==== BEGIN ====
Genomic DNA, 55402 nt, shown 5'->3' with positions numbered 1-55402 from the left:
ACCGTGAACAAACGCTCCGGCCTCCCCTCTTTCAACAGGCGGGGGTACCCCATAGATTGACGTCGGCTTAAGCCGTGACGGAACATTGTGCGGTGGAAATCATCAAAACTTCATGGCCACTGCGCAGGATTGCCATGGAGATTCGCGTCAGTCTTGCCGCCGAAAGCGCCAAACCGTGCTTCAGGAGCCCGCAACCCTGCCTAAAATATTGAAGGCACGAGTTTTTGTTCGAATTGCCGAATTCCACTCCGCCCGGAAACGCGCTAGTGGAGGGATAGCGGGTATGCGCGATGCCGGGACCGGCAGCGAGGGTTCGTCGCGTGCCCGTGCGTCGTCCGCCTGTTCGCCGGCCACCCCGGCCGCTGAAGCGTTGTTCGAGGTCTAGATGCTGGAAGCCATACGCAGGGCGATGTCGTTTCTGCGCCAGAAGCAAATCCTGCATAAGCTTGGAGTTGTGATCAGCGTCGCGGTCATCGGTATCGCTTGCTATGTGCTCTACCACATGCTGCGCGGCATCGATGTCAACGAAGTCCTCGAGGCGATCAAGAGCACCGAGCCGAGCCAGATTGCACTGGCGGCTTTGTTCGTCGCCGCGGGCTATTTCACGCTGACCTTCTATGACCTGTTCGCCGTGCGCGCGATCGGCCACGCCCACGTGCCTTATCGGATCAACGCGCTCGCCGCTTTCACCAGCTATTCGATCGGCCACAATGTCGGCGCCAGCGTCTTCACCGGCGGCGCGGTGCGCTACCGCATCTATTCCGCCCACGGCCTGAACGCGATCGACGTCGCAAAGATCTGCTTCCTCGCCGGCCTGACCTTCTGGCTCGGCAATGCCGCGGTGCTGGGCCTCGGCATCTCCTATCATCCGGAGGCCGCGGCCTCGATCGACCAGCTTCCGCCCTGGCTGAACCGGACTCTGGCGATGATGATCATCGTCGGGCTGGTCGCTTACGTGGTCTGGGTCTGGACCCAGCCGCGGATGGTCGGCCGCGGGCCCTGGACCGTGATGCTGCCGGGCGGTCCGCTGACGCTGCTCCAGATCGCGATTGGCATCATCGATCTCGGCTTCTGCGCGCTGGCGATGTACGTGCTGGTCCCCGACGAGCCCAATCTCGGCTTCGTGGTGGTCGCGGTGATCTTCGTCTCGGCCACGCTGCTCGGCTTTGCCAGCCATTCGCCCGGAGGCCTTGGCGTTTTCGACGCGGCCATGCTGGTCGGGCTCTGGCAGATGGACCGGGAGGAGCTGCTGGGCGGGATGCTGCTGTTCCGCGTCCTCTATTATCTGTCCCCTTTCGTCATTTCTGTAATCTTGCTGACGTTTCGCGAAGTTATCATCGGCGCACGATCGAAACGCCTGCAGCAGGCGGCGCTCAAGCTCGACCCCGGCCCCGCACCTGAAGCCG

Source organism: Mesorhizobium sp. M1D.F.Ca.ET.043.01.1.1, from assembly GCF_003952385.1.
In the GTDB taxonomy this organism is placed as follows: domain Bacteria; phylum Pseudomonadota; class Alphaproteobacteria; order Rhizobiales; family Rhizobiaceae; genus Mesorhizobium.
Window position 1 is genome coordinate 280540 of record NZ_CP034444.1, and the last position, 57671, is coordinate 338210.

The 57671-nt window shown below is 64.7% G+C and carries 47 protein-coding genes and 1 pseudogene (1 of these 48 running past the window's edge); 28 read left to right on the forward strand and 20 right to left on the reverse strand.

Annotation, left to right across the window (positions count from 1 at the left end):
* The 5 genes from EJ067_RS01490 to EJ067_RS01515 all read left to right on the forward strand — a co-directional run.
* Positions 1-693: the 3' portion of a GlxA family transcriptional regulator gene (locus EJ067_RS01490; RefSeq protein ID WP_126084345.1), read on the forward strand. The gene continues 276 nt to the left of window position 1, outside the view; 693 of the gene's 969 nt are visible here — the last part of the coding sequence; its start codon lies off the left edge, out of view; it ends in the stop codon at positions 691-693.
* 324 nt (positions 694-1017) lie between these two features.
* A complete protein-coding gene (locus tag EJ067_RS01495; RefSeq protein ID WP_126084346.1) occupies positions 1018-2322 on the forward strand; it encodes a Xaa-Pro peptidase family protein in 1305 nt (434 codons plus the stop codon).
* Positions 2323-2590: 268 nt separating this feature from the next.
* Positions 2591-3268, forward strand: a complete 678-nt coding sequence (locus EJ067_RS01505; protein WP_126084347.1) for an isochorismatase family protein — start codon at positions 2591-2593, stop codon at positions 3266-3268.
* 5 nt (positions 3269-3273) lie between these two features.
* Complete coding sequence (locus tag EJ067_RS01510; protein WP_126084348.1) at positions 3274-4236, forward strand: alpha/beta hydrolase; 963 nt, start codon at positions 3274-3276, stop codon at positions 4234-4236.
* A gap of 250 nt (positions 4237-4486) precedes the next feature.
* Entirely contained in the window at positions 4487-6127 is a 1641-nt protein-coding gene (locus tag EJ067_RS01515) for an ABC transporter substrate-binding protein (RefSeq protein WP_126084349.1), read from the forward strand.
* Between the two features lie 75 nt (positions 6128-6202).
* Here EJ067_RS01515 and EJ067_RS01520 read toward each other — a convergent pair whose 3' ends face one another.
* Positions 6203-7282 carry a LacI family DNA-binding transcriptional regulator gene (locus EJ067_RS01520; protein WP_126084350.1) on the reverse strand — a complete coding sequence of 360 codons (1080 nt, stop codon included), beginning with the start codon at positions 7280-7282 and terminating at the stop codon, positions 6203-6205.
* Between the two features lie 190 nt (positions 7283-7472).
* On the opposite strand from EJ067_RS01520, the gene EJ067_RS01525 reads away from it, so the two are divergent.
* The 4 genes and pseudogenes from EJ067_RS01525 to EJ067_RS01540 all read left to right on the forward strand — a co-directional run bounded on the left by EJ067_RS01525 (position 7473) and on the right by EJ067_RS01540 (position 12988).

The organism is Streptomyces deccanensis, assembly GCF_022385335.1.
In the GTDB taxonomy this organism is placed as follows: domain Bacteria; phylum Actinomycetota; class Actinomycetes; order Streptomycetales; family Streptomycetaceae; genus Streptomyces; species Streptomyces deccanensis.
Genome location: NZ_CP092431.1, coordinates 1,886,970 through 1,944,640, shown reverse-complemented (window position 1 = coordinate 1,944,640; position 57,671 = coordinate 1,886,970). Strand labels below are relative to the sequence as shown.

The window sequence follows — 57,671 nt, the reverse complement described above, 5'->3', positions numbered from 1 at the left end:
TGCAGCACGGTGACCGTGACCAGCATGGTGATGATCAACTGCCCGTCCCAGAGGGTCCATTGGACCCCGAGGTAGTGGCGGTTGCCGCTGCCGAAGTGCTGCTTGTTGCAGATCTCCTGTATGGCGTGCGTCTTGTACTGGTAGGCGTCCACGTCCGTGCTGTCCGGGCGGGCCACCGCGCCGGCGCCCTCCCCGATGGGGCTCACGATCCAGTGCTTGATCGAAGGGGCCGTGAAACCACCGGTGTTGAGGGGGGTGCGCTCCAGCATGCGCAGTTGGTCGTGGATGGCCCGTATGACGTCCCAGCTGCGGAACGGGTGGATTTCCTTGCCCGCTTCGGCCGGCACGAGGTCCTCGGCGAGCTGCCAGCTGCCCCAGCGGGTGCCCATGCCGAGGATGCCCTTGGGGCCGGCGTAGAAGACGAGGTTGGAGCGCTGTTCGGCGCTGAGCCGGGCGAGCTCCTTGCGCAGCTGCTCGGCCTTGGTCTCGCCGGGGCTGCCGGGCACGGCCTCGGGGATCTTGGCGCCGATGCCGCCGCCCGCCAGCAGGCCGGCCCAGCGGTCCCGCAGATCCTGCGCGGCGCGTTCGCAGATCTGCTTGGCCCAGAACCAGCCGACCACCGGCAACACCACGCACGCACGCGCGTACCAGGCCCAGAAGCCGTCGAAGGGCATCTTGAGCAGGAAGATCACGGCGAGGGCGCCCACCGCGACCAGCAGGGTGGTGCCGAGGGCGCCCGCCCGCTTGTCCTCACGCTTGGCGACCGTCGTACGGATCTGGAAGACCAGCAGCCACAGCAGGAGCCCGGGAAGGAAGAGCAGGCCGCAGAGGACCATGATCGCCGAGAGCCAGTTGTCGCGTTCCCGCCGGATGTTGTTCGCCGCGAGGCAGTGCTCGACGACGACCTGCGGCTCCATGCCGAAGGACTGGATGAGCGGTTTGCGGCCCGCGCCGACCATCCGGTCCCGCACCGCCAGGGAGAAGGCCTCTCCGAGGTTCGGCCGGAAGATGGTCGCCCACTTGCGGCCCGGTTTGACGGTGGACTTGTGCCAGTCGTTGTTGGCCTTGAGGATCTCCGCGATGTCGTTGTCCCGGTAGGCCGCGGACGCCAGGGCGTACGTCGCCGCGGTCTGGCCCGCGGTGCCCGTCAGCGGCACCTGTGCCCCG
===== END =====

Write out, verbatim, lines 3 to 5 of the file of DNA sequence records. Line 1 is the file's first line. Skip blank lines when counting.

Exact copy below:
Source organism: Mesorhizobium sp. M1D.F.Ca.ET.043.01.1.1, from assembly GCF_003952385.1.
In the GTDB taxonomy this organism is placed as follows: domain Bacteria; phylum Pseudomonadota; class Alphaproteobacteria; order Rhizobiales; family Rhizobiaceae; genus Mesorhizobium.
Window position 1 is genome coordinate 280540 of record NZ_CP034444.1, and the last position, 57671, is coordinate 338210.